Last week, Pope Francis sent an official letter to the Argentine bishops, offering his emphatic approval of their proposed norms for the implementation of the eighth chapter of his highly controversial Apostolic Exhortation Amoris Laetitia. The chapter in question deals with, among other things, the sacramental and spiritual status of Catholics living in illicit second marriages.
In their draft document, the Argentine bishops provide for cases in which Catholics who have been validly married, have divorced, and then have entered into a second marriage may be admitted to the Eucharist without practicing or resolving to practice continence with the second spouse. In some cases, the bishops suppose, abstention from sexual relations may damage the familial situation involved in the second union, or may simply be unrealistic, so that failures of chastity become subjectively inculpable (i.e. not instances of sin). In this they follow the somewhat cryptic reasoning of Amoris Laetitia’s infamous Footnote 329, which suggests that in some cases, when continence is practiced with the second spouse, “faithfulness is endangered and the good of the children suffers.” (The incoherence of this reasoning has been amply discussed elsewhere.)
The Church teaches and has always taught, from St. Paul to the Council of Trent and beyond, that grace strengthens and liberates us from the bonds of sin, and that while we may never, in the present life, be perfectly free from the inclination to do wrong, it is possible through grace to keep the commandments. This doctrine was given force of law in Trent's decree on justification: “If anyone says that the commandments of God are, even for one that is justified and constituted in grace, impossible to observe, let him be anathema.” The same decree explains that “God does not command impossibilities, but by commanding admonishes you to do what you can and to pray for what you cannot, and aids you that you may be able.”
The real problem with the Argentine norms is their deviation from this larger and more fundamental principle: that grace truly sanctifies and liberates, and that baptized Christians are always free to fulfill the moral law, even when they fail to do so. Jesus Christ holds us to this standard in the Gospel. It is presumptuous of Francis—however benign his intentions—to decide that his version of “mercy” trumps that given by God himself.
Worse, though, is the scandal and confusion that Francis's continued teaching on this topic will bring to pastoral praxis at the parish level, legitimizing laxism among poorly formed clergy, creating myths and half-truths about the Catholic approach to the moral law, and forming ever-larger numbers of lay Catholics who do not understand that sacramental marriage is indissoluble. All of these things are already massive problems in the Church, and this confirmation of error will only exaggerate them.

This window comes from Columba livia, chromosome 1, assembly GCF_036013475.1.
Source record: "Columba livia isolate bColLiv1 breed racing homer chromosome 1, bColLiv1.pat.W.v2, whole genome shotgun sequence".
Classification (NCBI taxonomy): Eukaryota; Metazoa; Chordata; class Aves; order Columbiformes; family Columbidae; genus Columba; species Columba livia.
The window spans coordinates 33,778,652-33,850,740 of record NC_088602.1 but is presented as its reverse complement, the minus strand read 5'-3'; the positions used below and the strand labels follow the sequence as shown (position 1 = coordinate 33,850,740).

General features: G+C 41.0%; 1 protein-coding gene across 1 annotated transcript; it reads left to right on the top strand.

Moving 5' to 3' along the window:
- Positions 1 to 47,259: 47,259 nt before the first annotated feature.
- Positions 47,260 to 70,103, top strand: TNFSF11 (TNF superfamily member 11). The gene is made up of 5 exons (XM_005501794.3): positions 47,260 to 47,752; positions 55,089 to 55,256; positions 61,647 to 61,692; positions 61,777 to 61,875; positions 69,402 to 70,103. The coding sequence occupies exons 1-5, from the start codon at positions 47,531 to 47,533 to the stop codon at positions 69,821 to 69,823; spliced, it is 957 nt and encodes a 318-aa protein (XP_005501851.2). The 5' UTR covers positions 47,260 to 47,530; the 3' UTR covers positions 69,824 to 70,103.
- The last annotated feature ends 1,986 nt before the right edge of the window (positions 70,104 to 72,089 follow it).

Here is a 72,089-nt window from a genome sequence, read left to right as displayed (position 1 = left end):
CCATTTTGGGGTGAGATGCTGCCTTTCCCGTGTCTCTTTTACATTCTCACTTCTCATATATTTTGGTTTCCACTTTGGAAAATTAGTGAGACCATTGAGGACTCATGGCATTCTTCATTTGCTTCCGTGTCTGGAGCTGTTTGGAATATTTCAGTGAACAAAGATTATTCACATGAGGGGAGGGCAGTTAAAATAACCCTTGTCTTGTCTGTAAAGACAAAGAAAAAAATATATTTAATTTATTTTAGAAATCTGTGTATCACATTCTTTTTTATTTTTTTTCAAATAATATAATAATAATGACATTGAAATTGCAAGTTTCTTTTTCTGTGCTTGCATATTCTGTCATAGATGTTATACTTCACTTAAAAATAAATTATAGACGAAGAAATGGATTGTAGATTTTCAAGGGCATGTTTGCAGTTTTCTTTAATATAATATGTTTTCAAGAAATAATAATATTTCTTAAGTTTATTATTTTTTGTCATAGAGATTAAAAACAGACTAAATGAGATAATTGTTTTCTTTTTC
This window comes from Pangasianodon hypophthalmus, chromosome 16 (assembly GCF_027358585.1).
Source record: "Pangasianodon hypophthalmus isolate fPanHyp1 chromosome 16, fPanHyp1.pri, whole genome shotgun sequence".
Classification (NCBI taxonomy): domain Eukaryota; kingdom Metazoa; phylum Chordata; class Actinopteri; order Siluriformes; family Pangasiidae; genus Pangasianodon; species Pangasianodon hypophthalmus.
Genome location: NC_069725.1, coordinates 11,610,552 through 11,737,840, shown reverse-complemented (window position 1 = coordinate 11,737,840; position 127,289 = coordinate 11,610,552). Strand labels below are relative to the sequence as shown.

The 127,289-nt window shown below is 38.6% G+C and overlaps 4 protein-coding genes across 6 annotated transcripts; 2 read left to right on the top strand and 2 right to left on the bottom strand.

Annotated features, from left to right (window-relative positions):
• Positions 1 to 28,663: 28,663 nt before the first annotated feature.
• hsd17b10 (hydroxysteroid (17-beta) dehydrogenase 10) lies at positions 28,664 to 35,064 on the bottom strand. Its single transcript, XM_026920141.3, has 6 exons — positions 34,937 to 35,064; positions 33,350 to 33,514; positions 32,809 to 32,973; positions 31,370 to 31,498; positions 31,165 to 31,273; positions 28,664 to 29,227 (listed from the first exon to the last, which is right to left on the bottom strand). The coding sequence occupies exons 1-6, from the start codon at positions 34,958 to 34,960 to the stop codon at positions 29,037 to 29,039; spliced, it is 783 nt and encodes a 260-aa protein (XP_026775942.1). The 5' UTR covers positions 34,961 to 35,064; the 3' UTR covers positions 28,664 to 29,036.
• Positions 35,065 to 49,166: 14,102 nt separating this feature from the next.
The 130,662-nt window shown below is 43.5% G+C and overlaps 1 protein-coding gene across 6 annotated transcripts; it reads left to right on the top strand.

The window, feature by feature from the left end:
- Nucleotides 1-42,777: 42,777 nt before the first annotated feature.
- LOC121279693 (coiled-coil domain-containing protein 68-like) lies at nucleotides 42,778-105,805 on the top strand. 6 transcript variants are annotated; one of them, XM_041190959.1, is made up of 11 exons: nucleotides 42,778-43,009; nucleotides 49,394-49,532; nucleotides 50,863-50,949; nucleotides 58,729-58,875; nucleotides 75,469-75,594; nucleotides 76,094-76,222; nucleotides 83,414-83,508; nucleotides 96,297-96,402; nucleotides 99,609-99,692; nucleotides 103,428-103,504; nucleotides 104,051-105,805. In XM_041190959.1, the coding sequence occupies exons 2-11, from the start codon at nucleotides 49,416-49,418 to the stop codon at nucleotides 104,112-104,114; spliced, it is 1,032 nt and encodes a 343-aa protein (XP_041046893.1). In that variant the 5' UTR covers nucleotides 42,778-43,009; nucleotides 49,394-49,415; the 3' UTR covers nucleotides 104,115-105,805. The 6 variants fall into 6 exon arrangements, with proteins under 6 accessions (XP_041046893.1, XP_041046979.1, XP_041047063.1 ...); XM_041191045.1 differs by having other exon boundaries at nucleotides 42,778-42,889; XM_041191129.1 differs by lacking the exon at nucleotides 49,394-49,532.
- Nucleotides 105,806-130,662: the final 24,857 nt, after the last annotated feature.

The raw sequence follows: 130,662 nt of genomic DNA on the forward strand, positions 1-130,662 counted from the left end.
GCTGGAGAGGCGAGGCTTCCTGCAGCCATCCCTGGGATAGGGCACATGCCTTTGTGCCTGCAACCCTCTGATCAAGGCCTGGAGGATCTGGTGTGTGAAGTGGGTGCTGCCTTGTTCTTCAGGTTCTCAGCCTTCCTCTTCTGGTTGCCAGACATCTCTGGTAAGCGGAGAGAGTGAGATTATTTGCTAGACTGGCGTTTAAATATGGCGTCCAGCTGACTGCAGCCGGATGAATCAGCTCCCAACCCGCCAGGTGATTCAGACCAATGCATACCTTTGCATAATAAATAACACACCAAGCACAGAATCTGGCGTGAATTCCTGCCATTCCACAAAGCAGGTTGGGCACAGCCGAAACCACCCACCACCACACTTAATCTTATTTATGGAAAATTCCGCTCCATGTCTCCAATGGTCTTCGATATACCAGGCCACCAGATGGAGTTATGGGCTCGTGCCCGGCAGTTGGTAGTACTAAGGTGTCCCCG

So as not to end on a note of despair, I would like to offer three words of advice on the proper Catholic response to this latest papal confusion. First, it is clear to me that Francis is still our pope, and that we are bound by the requirements of piety (both spiritual and filial) to will the best for him, to pray for him, and to recognize his authority where it is duly exercised. Please, pray for him. Second, we should do our best to form ourselves in the Catholic faith. The easiest way to do this is to read one of the old children's catechisms, which were written with clear and concise language and designed for memorization. The Penny Catechism is a wonderful resource, as is the old St. Joseph Baltimore Catechism. Both are tremendously illuminating, especially in confusing times like our own. Third, as you study one of these Catechisms, I would urge you to contemplate what is said in them, to bring it into your prayer, and to share what you've learned with your fellow Catholics.
God's grace is what saves us, through faith and the sacraments. Worry less about the pope and his muddled attempts at “reform,” and more about what is already given and guaranteed by the Church as conducive to the salvation of your soul.
Elliot Milco is deputy editor of First Things.